OFF BALANCE by Mary Sheepshanks

OFF BALANCE

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KIRKUS REVIEW

An engaging psychological drama from Sheepshanks (Picking Up the Pieces, 1999, etc.) that pits two sisters against each other for the man they love.

Isobel and Giles Grant have a lovely life: Living in Giles’s grand ancestral Scottish home, the good-natured couple devote their days to caring for their challenging ten-year-old twins (Amy is a precocious and gifted violinist, while Edward suffers from autism) and bringing to fruition their dream of creating an arts center in the estate’s private theater. Though not without difficulties, the home is filled with love, especially from Mick and Joss, a gay couple who help with the house and grounds, and most importantly with the enigmatic Edward. Into the idyll comes Lorna, Isobel’s recently divorced sister, coming to Scotland ostensibly to sort out her life but really to win back Giles, an old flame from college. To Sheepshanks’s credit, Lorna is no simple home-wrecking villain; prettier and smarter than the younger, vivacious, and fun-loving Isobel, she is nevertheless consistently overshadowed by her sister, creating in Lorna a difficult combination of admiration and almost crushing resentment. The Grants agree to Lorna’s helping with arrangements for the grand opening of the theater, and what ensues has dire consequences for all involved. Into the threesome is thrown a fourth when Daniel Hoffman is commissioned to paint backdrops. His affability charms all, though especially, and dangerously, Isobel. Despite the soap-operatic trappings, events and emotions escalate realistically, providing a shrewd analysis of how easily a sheltered happiness can slip away. Lorna, an efficient organizer for the theater, ingratiates herself with Giles, and Isobel, though fully aware that her husband is on the brink of an affair, is first paralyzed by anger, then satiated by Daniel’s kind attentions. The likable people here ache for a happy ending but are instead handed a decidedly creepy one, again to the author’s credit.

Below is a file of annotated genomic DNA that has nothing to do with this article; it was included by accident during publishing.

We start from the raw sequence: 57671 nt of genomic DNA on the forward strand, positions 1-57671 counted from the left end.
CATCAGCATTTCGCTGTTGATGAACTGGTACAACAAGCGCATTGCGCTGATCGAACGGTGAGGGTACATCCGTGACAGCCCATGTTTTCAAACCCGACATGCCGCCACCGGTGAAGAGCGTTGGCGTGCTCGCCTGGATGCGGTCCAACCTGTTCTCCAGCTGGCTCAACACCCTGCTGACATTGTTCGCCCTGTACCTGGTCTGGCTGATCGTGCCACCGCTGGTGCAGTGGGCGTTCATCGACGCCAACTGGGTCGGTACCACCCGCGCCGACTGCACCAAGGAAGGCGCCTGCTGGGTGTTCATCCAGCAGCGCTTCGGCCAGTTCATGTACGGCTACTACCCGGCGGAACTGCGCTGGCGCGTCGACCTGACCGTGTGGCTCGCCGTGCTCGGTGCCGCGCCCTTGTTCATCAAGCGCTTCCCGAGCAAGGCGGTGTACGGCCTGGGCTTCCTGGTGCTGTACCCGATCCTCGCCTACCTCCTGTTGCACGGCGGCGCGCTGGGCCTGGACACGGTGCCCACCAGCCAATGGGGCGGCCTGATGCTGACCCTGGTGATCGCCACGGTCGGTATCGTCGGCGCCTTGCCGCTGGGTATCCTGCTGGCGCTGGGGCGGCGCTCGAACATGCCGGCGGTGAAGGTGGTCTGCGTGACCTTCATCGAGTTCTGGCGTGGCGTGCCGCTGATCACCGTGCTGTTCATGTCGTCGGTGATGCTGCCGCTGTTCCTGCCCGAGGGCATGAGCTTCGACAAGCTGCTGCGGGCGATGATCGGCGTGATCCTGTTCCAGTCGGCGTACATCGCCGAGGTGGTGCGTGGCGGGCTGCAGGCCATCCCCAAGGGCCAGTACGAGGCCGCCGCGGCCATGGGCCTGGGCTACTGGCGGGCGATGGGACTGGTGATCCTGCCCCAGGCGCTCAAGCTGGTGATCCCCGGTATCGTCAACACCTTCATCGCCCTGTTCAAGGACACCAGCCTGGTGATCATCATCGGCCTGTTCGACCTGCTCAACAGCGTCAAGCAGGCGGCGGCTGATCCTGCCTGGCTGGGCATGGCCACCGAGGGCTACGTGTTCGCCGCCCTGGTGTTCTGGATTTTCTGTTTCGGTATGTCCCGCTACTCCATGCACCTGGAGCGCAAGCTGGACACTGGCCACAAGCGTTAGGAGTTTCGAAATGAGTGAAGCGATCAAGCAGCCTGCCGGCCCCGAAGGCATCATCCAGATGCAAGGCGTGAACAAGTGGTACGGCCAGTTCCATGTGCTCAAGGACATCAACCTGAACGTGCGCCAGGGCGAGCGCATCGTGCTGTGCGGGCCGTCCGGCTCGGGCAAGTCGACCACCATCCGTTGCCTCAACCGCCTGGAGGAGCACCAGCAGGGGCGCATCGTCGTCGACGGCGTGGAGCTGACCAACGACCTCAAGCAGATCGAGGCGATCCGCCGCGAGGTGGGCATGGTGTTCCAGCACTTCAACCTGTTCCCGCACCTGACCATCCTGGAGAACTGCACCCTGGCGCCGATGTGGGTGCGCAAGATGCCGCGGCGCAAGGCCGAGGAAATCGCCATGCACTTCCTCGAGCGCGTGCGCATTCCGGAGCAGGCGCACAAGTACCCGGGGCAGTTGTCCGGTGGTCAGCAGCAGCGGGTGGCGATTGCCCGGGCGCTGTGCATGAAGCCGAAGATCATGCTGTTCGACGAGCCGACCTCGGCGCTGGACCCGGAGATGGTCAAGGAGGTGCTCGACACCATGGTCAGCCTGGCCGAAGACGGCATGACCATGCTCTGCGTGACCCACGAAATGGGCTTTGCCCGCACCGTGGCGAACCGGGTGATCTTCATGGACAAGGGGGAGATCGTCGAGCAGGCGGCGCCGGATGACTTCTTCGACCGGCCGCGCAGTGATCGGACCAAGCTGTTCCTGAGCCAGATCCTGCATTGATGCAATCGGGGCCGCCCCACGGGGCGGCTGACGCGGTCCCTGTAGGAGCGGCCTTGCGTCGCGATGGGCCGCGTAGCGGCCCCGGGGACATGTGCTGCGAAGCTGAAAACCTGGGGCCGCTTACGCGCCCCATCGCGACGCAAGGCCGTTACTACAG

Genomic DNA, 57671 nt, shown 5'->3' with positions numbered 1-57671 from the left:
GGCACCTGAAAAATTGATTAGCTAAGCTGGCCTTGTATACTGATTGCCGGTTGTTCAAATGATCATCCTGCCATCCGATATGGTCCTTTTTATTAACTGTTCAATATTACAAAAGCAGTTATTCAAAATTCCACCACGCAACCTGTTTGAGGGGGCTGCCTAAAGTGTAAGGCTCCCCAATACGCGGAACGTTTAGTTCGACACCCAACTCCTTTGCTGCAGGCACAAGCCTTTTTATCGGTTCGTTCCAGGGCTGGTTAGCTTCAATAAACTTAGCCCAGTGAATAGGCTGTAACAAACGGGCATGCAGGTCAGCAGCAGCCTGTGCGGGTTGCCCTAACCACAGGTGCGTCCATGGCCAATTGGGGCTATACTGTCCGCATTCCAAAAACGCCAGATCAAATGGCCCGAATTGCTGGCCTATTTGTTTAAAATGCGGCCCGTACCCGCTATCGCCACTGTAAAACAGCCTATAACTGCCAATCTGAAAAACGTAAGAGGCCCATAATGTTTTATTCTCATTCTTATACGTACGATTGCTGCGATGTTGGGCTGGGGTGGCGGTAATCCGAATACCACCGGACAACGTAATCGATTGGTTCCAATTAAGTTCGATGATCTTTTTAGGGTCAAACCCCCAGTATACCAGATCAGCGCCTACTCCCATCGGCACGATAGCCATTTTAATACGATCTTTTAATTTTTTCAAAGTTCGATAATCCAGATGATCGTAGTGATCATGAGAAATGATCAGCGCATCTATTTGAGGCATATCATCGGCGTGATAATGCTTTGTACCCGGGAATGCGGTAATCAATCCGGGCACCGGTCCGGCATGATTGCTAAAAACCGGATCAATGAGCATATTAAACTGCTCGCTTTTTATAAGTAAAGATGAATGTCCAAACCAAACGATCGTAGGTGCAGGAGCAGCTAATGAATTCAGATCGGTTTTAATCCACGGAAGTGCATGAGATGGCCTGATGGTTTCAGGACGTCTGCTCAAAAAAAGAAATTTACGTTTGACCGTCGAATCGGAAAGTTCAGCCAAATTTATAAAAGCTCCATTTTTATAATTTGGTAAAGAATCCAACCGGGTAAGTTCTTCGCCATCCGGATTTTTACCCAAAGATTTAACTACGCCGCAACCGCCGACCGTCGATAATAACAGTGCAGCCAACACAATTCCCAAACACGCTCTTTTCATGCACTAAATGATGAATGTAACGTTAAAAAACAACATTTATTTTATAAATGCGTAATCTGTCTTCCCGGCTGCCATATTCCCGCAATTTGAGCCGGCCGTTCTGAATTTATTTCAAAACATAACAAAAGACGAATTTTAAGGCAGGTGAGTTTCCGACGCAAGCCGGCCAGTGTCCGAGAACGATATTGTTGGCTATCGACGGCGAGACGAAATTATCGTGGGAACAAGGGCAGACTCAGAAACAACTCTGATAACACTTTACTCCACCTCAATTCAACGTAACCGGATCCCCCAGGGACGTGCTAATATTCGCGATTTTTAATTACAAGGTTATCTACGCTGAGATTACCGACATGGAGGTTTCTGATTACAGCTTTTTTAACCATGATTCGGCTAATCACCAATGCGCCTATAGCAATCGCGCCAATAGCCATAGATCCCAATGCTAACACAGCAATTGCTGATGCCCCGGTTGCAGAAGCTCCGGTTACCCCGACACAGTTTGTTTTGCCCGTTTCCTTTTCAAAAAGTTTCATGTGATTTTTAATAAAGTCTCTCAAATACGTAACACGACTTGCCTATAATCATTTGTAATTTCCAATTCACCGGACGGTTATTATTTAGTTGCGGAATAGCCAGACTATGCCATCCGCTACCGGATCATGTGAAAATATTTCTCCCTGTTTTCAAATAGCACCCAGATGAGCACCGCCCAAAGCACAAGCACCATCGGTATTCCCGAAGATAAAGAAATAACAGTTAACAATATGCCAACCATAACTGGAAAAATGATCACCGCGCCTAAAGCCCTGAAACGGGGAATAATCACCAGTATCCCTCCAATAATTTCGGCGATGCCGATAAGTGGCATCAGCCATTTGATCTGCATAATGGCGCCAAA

A well-realized examination of family and marriage that begs for a sequel.

Pub Date: Feb. 1st, 2001
ISBN: 0-312-26813-0
Page count: 336pp
Publisher: Dunne/St. Martin's
Review Posted Online:
Kirkus Reviews Issue: Jan. 1st, 2001




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